to his level, however, Mr. Pip discovers some courage. Mr. Pip, this is not what
a good heel looks like. Because it shows confidence, something Mr. Pip has
struggled with in the past, the trainer lets him pull ahead sometimes. Unlike his bigger classmates, Mr. Pip poses no threat
of pulling his future owners into a dangerous situation. So go ahead and tug. Way to make your size
work for you, Mr. Pip. Now, it’s our favorite wild
card’s trip by the buses, Remmy. To everyone’s surprise,
the eight month old golden is doing well. That is, until (bus hisses). The noise frightens not just Remmy, but trainer Karyn as well. At first, it looks like a
similar situation to Benelli. Remmy’s tail is tucked and
she looks around nervously. Unlike Benelli, however, Remmy continues to sniff around and
engage with her trainer, even next to the tire. When the bus makes the noise again, Remmy responds better, and she continues to sniff curiously. Still, her tail remains tucked, even when the bus pulls away. As she approaches a turned off second bus, the memory of the earlier
noise has her scared. Remmy will have to overcome this newfound fear of tires to stay
in service dog school, so Karyn drops treats to
build the golden’s bravery. Even though she’s still nervous, Remmy’s bounced back wonderfully. Unlike Benelli, she’s stayed
by the buses the whole time; a great sign for the young pup. Finally, it’s Kaya’s turn. Sandy, the owner of Doggie Do Good, already has a family in mind for Kaya. This particular placement means Kaya would be around lots of loud noises. That makes today’s trip crucial for the eight month old golden. If she reacts to the loud noises like Benelli or Remmy, it could mean months added to her training. Months that that family would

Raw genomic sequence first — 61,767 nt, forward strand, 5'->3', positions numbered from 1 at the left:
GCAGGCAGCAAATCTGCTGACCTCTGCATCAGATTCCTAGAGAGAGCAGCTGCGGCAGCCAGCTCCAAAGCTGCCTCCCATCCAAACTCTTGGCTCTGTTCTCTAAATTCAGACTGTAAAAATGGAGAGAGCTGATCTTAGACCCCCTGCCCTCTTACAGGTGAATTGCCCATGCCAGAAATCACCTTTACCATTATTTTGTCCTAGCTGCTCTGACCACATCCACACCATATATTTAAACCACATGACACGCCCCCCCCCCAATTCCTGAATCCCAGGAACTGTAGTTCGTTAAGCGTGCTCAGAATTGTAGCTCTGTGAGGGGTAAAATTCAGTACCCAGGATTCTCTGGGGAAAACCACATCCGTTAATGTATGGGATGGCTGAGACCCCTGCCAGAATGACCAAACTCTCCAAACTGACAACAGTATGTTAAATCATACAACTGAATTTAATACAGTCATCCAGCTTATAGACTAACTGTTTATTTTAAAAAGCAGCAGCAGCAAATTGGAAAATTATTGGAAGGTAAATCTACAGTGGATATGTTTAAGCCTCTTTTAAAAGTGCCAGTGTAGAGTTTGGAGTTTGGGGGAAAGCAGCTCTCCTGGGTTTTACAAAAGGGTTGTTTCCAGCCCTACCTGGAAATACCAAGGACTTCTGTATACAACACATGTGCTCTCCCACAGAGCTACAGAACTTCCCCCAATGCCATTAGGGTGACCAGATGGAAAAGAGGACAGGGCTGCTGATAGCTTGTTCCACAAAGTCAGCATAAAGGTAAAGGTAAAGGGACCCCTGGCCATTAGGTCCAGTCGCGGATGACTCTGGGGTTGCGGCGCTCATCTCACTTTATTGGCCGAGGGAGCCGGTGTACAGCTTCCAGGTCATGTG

have to make do without her. Right away, it looks
like Kaya’s doing great. Her tail is up and when the bus hisses, she merely turns her head. As the bus pulls away, Paul congratulates her
on her calm demeanor. Kaya knows she did a good job, and she begins to prance with excitement. She’s gonna make some family so happy, and I’m gonna miss her. It’s the end of a long,
loud day at the bus station. But there’s still one
more exercise in store. Very slowly, trainer Paul brings Benelli back to a powered down bus. With no risk of sudden noise, this is the safest time
for the chocolate lab to begin overcoming her fear. Paul gets down on her level and gives her lots of pets, helping
the puppy to feel safe. Eventually, Benelli walks past
the bus with relative ease. It’s going to be a long
road to bus bravery for the chocolate lab, but with her tail wagging
this close to a tire, she’s made a great first step. The trainers knew the bus station would be a challenging day, but they’re proud of the progress from all of the dogs. For most of these pups, there are still months of lessons ahead. For Demian, however, there are only two weeks until final exams. Will he become a cautionary tale for his younger
classmates, or does he have what it takes to graduate Puppy Prep? (upbeat music)


  1. In all of the videos their is a tiny black dot on their camera and it is rly annoying. I love the puppies so I will deal.